What’s going on? Researchers explain “the DTN activity will focus on testing and evolving important network services including naming and addressing, time synchronization, routing, network management and class of service. The DTN experiments on ISS consist of software (that) is to be placed on both Commercial Generic Bioprocessing Apparatus, CGBA-4 and CGBA-5, and then tested from a ground operations center. This software is not in any critical path of the CGBA operations and may be turned off at anytime. This software does not preclude the use of the CGBA units for other purposes or research support.

DTN, say NASA reps, is “a networked architecture required to successfully complete these missions. The experiments that will be performed are designed to test the DTN protocol suite in an actual space environment, and to determine how well the protocols perform and what improvements may need to be made. The impact of the results of the research will help to advance the technical maturity of the DTN communications technology so that it is available for NASA use in both human and robotic Exploration missions.

The Delay-Tolerant Networking Research Group (DTNRG) is a research group chartered as part of the Internet Research Task Force (IRTF). Members of DTNRG are concerned with how to address the architectural and protocol design principles arising from the need to provide interoperable communications with and among extreme and performance-challenged environments where continuous end-to-end connectivity cannot be assumed. Said another way, we are concerned with interconnecting highly heterogeneous networks together even if end-to-end connectivity may never be available. Examples of such environments include spacecraft, military/tactical, some forms of disaster response, underwater, and some forms of ad-hoc sensor/actuator networks. It may also include Internet connectivity in places where performance may suffer such as developing parts of the world.

DTNRG members research aspects of delay-tolerant networking in a number of ways including academic publications, technical specifications, several active mailing lists, and code (reference implementation) development. DTNRG holds semi-regular teleconferences for software developers and occasional face-to-face public meetings. The public meetings usually occur in conjunction with an IETF meeting. The current co-chairs for DTNRG are Kevin Fall (Qualcomm), Stephen Farrell (Trinity College, Dublin) and Jörg Ott (Aalto University, Helsinki). Back in 2006 Stephen wrote a book on DTN. Several of the members of DTNRG participated in the (highly-related) DARPA Disruption Tolerant Networking program.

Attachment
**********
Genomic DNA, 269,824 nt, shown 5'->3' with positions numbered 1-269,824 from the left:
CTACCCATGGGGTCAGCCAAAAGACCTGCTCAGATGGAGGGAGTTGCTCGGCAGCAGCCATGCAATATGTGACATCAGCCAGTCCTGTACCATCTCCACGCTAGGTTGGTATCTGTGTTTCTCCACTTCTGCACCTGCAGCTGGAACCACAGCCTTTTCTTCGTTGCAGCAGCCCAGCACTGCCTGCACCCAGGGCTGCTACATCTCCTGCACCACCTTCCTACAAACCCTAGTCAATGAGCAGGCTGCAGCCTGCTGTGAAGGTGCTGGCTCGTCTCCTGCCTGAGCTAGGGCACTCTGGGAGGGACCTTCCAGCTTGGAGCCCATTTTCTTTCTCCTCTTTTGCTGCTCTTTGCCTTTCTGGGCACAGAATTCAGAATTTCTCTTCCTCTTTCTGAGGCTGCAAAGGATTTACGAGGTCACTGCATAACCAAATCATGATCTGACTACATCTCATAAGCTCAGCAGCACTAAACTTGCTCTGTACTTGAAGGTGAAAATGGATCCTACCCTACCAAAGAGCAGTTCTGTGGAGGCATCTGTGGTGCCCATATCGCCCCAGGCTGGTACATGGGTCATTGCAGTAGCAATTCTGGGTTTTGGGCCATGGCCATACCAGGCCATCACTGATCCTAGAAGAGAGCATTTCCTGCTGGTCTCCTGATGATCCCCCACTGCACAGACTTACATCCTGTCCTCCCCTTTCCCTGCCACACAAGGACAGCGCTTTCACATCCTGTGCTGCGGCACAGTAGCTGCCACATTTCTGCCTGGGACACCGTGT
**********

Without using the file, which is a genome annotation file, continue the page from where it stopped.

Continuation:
DTN research is necessary in space especially, NASA says, for the maturation of protocols to enable Internet-like communications with space vehicles, remote planetary habitats, rover vehicles and support infrastructure on a planetary surface. “It is being tested for the first time on ISS Onboard (local) ISS , ISS-to-ground, and NASA ground communications networks will become DTN-enabled,” NASA says. “That is the key stepping stone to enabling the Interplanetary Internet.

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  • Otto Rankenheimer

    deep tech reporting — loving anewdomain these days! great job gina and team

  • Tom Ewing

    This protocol could be useful in the case of a massive solar flare affecting communications on Earth, no?

    • Gina

      A good question for my interview with Cerf later!

    • Jack in TN

      It could, but then we could just consider it similar to any ‘store and forward’ protocol we might currently use. But it could be implemented a ‘lower layers’ rather than buried within applications.

  • jordanjay29

    I don’t see why we couldn’t used this here at home, too. Great for times when networks get bogged down, like when on mobile data in New York City, or where network access is sketchy and unreliable.

  • http://profiles.google.com/sinclairhacker Örjan Larsson

    Were was an project for DTN both in Northern Sweden, Lappland, and was it Slovenian too?

  • Anne_Ominous

    “Badri Younes, a NASA administrator in Washington. …”

    REALLY? What part of Washington? Was it Seattle? Spokane? Maybe Yakima or Vancouver?

    As a former Washington resident, with family there, let me express my disgust with your Eastern journalistic laziness.